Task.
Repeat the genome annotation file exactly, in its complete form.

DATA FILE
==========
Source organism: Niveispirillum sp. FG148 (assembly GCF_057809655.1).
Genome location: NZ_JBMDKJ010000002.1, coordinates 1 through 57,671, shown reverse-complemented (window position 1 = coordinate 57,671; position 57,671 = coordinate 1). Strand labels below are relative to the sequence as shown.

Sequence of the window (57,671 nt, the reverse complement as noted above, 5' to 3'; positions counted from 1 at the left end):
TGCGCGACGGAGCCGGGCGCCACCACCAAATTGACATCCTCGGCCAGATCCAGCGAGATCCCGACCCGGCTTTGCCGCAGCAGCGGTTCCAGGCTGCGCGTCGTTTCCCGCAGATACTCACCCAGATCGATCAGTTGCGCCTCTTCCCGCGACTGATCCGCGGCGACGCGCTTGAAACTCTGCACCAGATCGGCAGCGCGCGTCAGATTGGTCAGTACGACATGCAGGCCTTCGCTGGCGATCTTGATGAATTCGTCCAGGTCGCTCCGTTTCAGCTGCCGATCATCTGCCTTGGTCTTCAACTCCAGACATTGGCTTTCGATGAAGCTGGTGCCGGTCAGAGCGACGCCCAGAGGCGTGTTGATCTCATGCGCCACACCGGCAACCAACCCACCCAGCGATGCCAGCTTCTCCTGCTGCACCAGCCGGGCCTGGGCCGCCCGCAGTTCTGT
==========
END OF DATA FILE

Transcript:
Source organism: Niveispirillum sp. FG148 (assembly GCF_057809655.1).
Genome location: NZ_JBMDKJ010000002.1, coordinates 1 through 57,671, shown reverse-complemented (window position 1 = coordinate 57,671; position 57,671 = coordinate 1). Strand labels below are relative to the sequence as shown.

Sequence of the window (57,671 nt, the reverse complement as noted above, 5' to 3'; positions counted from 1 at the left end):
TGCGCGACGGAGCCGGGCGCCACCACCAAATTGACATCCTCGGCCAGATCCAGCGAGATCCCGACCCGGCTTTGCCGCAGCAGCGGTTCCAGGCTGCGCGTCGTTTCCCGCAGATACTCACCCAGATCGATCAGTTGCGCCTCTTCCCGCGACTGATCCGCGGCGACGCGCTTGAAACTCTGCACCAGATCGGCAGCGCGCGTCAGATTGGTCAGTACGACATGCAGGCCTTCGCTGGCGATCTTGATGAATTCGTCCAGGTCGCTCCGTTTCAGCTGCCGATCATCTGCCTTGGTCTTCAACTCCAGACATTGGCTTTCGATGAAGCTGGTGCCGGTCAGAGCGACGCCCAGAGGCGTGTTGATCTCATGCGCCACACCGGCAACCAACCCACCCAGCGATGCCAGCTTCTCCTGCTGCACCAGCCGGGCCTGGGCCGCCCGCAGTTCTGT